Senator the Hon Mathias Cormann
Minister for Finance
CHRIS UHLMANN: The report sets out the effect of the Budget under three scenarios, previous policies being the first, that is code for Labor really, currently legislated, so that is what the Government had been able to get through the Parliament and proposed policies, that is what the Government wants to get through the Parliament. Well under the previous policies, the report predicts a Budget deficit of more than $530 billion by 2055, a net debt of more than $5 trillion. Under the currently legislated scenario, the Budget deficit by 2055 has halved to around $260 billion and debt is down to $2.5 trillion. Under the final scenario, the report says the Budget would be back in sustainable surplus by 2019 and debt would be paid off by 2031. Well now here in the studio I am joined by Finance Minister Mathias Cormann. Welcome.
MATHIAS CORMANN: Good to be here.
CHRIS UHLMANN: Well that scenario that you wanted by 2031 is now not going to happen, clearly, is it?
MATHIAS CORMANN: What the report shows is that we have made a lot of progress and that we still have a lot of work to be done. We are entirely open and transparent about this. What the Intergenerational Report shows is the challenges and opportunities we face as a nation over the next few decades and what we need to do in order to prepare ourselves.
CHRIS UHLMANN: Just to put it into perspective, under the currently legislated plan, which is the middle one we were just looking at there, there would be Budget deficits for the next 40 years even if we had 40 years of uninterrupted growth?
MATHIAS CORMANN: That is exactly right. Under the scenario that we inherited from our predecessors we would have had 40 years of deficits, heading for a deficit, a massive deficit, of 12 per cent as a share of GDP by 2054-55. We have been able to half that as a result of what we have legislated so far and if all of our measures in the Budget had been implemented or were to be implemented, we would have surpluses all the way through from 2019-20 onwards, all the way through to 2054-55. So what it shows is that in last year's Budget, we essentially tried to give effect to structural reforms to put the Budget in a strong and sustainable position for the next four decades and clearly with the benefit of hindsight we were perhaps a bit too ambitious in one Budget ...interrupted
CHRIS UHLMANN: Well, perhaps you were, because Treasurer Joe Hockey said you bit off too much?
MATHIAS CORMANN: The Prime Minister, the Treasurer and myself, we have all said that in different ways over the last week or two. We have clearly acknowledged that that has been an issue last year.
CHRIS UHLMANN: Yet that is the measure of the savings that you are going to have to try and find isn't it?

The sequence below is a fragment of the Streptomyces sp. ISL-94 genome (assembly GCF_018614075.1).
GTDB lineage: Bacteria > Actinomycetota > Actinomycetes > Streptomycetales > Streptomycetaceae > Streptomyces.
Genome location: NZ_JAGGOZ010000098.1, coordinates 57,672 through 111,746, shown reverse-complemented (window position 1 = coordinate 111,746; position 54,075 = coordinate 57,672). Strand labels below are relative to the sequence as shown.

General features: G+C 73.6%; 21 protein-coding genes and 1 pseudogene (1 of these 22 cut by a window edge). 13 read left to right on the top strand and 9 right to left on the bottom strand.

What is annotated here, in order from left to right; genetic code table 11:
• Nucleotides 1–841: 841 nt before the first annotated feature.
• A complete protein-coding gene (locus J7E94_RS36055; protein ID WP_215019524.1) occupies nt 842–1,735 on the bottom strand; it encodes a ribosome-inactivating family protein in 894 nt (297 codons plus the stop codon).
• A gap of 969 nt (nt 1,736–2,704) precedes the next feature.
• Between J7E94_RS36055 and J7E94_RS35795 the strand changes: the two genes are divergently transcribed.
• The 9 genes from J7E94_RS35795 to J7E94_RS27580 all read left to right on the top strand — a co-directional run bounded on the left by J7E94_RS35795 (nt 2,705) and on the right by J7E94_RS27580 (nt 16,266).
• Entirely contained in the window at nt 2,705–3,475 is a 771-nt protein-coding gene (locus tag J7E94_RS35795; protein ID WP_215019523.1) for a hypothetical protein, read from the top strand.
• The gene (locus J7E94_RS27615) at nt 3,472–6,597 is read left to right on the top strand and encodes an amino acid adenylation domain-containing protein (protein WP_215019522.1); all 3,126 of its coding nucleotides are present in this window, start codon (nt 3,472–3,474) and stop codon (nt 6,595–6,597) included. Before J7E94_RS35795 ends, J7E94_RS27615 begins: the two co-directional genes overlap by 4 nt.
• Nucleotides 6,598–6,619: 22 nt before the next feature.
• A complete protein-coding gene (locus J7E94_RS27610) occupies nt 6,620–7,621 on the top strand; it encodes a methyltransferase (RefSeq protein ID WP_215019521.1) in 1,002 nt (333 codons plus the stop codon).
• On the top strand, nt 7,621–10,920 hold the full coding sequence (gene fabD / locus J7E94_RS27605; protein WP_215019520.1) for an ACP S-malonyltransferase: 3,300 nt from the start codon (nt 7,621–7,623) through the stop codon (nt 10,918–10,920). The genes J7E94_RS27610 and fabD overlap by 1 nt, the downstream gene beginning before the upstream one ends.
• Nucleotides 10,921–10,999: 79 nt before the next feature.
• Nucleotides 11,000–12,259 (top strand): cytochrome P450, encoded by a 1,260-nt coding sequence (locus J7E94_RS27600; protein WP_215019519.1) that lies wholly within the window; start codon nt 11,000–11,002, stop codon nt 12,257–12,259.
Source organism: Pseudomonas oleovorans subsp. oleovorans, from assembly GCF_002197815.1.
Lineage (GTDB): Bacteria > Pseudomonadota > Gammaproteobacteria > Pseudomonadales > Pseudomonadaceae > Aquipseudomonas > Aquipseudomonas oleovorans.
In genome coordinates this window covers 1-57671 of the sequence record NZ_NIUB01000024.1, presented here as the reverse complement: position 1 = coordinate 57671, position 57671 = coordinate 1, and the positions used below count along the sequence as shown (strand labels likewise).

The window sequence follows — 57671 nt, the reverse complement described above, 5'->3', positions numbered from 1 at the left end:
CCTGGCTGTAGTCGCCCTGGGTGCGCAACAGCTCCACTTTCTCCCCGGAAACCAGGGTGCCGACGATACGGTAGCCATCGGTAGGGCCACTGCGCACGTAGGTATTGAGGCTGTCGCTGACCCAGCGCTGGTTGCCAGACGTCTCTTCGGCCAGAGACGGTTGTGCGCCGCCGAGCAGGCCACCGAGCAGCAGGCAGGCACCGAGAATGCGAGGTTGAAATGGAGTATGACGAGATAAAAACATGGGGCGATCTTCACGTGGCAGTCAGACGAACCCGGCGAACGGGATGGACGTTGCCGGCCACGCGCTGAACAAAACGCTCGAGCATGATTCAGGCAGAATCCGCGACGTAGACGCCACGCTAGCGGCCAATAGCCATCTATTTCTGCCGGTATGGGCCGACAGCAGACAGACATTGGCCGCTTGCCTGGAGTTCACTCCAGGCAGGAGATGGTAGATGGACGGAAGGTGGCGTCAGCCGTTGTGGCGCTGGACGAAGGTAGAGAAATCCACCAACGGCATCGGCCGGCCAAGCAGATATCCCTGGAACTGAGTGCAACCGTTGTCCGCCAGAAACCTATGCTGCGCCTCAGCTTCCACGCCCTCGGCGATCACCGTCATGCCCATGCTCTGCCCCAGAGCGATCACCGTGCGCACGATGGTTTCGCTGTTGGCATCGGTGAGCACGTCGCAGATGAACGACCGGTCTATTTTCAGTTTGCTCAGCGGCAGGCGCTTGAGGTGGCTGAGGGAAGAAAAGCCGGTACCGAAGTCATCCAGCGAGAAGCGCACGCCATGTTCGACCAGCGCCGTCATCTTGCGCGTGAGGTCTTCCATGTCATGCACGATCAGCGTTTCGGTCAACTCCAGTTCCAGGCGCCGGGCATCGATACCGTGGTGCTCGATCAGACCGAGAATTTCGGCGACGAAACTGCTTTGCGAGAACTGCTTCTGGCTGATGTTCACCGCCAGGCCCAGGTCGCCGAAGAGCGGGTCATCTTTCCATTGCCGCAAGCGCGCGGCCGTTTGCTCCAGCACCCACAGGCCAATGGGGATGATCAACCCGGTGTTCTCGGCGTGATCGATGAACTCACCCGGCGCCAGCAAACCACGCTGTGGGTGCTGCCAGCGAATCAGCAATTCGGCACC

MATHIAS CORMANN: We have got some more work to do that’s right. But what we also understand is that perhaps sometimes going a bit more slowly helps you go faster. Perhaps making sure that the Australian people have a better appreciation of the full context and the reasons why we need to make some of the more difficult, or we would say necessary decisions helps get some of these structural reform proposals through. And then of course we can do better in terms of making sure we get the design into the best possible shape.
CHRIS UHLMANN: You have lost so much political capital on the way through. How do you now start a conversation with the Australian people that they are prepared to listen to?
MATHIAS CORMANN: We are focused on putting Australia on the strongest possible foundation for the future. We are focused on strengthening economic growth, creating more jobs and making sure that Government help for families is sustainable and affordable over the next four decades and beyond. We are putting it all on the table. People will ultimately form their own judgments. But what we are very keen to do is to engage in the conversation about the challenges that we are facing as a nation, the structural economic challenges that come with the ageing of the population as well as the opportunities and the challenges that we are facing in the context of our exposure to global economic conditions. And then prepare ourselves in the best possible way so that we are as resilient as possible to deal with challenges and in the best possible position to take advantage of the opportunities.
CHRIS UHLMANN: Alright, let’s look at some of those challenges. Obviously one of the biggest, or in fact, the biggest Budget item that you need to look at is pensions. Over time they grow to an ever larger part of the Budget, it is already a bigger part of the Budget at the moment. You have to get changes through to the pension age, don’t you?
MATHIAS CORMANN: If you look at what happens as a result of the ageing of the population, right now we have 4.5 Australians of the traditional working age, between 15 and 64 that are looking after Australians 65 and over. That is going to go down to about 2.7 Australians for every Australian over 65. So clearly there is an implication there in terms of workforce participation, in terms of the pressure on our taxpayers and the like. So really what we do need to do, in order to keep up economic growth, we need to lift workforce participation by convincing more older Australians to work for longer and...interrupted